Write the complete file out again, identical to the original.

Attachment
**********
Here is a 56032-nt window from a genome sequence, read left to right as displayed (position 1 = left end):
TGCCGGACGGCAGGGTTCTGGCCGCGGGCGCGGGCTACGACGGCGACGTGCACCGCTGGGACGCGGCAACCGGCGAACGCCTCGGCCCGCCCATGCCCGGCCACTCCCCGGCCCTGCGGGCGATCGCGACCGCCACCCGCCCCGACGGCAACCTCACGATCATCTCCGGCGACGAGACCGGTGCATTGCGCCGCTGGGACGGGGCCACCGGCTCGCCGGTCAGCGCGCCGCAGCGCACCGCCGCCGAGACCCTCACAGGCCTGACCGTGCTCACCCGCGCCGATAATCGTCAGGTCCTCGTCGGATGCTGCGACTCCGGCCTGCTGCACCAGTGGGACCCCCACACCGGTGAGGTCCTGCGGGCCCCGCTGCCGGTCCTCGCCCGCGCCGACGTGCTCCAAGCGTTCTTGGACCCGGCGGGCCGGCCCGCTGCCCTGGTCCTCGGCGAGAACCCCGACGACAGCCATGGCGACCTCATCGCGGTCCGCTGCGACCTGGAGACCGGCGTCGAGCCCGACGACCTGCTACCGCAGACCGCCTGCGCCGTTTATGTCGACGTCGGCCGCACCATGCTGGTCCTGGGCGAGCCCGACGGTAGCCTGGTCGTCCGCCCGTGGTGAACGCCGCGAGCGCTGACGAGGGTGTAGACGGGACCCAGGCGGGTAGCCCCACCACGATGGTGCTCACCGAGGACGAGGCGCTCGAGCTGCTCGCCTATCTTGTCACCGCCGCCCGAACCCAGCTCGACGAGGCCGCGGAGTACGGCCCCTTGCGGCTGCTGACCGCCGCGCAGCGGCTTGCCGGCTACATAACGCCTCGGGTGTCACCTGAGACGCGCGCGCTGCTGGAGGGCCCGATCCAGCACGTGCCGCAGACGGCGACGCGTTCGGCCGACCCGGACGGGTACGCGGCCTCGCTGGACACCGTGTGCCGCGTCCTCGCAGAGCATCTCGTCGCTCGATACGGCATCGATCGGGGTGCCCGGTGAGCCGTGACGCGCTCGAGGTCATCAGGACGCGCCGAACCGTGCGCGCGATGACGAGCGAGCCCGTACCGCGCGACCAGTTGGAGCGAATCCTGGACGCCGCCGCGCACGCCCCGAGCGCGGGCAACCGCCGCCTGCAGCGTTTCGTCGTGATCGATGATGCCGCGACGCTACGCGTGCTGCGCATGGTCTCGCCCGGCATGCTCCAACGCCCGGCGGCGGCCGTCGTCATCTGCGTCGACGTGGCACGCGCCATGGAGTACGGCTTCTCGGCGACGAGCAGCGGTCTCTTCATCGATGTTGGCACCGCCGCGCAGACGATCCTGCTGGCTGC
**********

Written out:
Here is a 56032-nt window from a genome sequence, read left to right as displayed (position 1 = left end):
TGCCGGACGGCAGGGTTCTGGCCGCGGGCGCGGGCTACGACGGCGACGTGCACCGCTGGGACGCGGCAACCGGCGAACGCCTCGGCCCGCCCATGCCCGGCCACTCCCCGGCCCTGCGGGCGATCGCGACCGCCACCCGCCCCGACGGCAACCTCACGATCATCTCCGGCGACGAGACCGGTGCATTGCGCCGCTGGGACGGGGCCACCGGCTCGCCGGTCAGCGCGCCGCAGCGCACCGCCGCCGAGACCCTCACAGGCCTGACCGTGCTCACCCGCGCCGATAATCGTCAGGTCCTCGTCGGATGCTGCGACTCCGGCCTGCTGCACCAGTGGGACCCCCACACCGGTGAGGTCCTGCGGGCCCCGCTGCCGGTCCTCGCCCGCGCCGACGTGCTCCAAGCGTTCTTGGACCCGGCGGGCCGGCCCGCTGCCCTGGTCCTCGGCGAGAACCCCGACGACAGCCATGGCGACCTCATCGCGGTCCGCTGCGACCTGGAGACCGGCGTCGAGCCCGACGACCTGCTACCGCAGACCGCCTGCGCCGTTTATGTCGACGTCGGCCGCACCATGCTGGTCCTGGGCGAGCCCGACGGTAGCCTGGTCGTCCGCCCGTGGTGAACGCCGCGAGCGCTGACGAGGGTGTAGACGGGACCCAGGCGGGTAGCCCCACCACGATGGTGCTCACCGAGGACGAGGCGCTCGAGCTGCTCGCCTATCTTGTCACCGCCGCCCGAACCCAGCTCGACGAGGCCGCGGAGTACGGCCCCTTGCGGCTGCTGACCGCCGCGCAGCGGCTTGCCGGCTACATAACGCCTCGGGTGTCACCTGAGACGCGCGCGCTGCTGGAGGGCCCGATCCAGCACGTGCCGCAGACGGCGACGCGTTCGGCCGACCCGGACGGGTACGCGGCCTCGCTGGACACCGTGTGCCGCGTCCTCGCAGAGCATCTCGTCGCTCGATACGGCATCGATCGGGGTGCCCGGTGAGCCGTGACGCGCTCGAGGTCATCAGGACGCGCCGAACCGTGCGCGCGATGACGAGCGAGCCCGTACCGCGCGACCAGTTGGAGCGAATCCTGGACGCCGCCGCGCACGCCCCGAGCGCGGGCAACCGCCGCCTGCAGCGTTTCGTCGTGATCGATGATGCCGCGACGCTACGCGTGCTGCGCATGGTCTCGCCCGGCATGCTCCAACGCCCGGCGGCGGCCGTCGTCATCTGCGTCGACGTGGCACGCGCCATGGAGTACGGCTTCTCGGCGACGAGCAGCGGTCTCTTCATCGATGTTGGCACCGCCGCGCAGACGATCCTGCTGGCTGC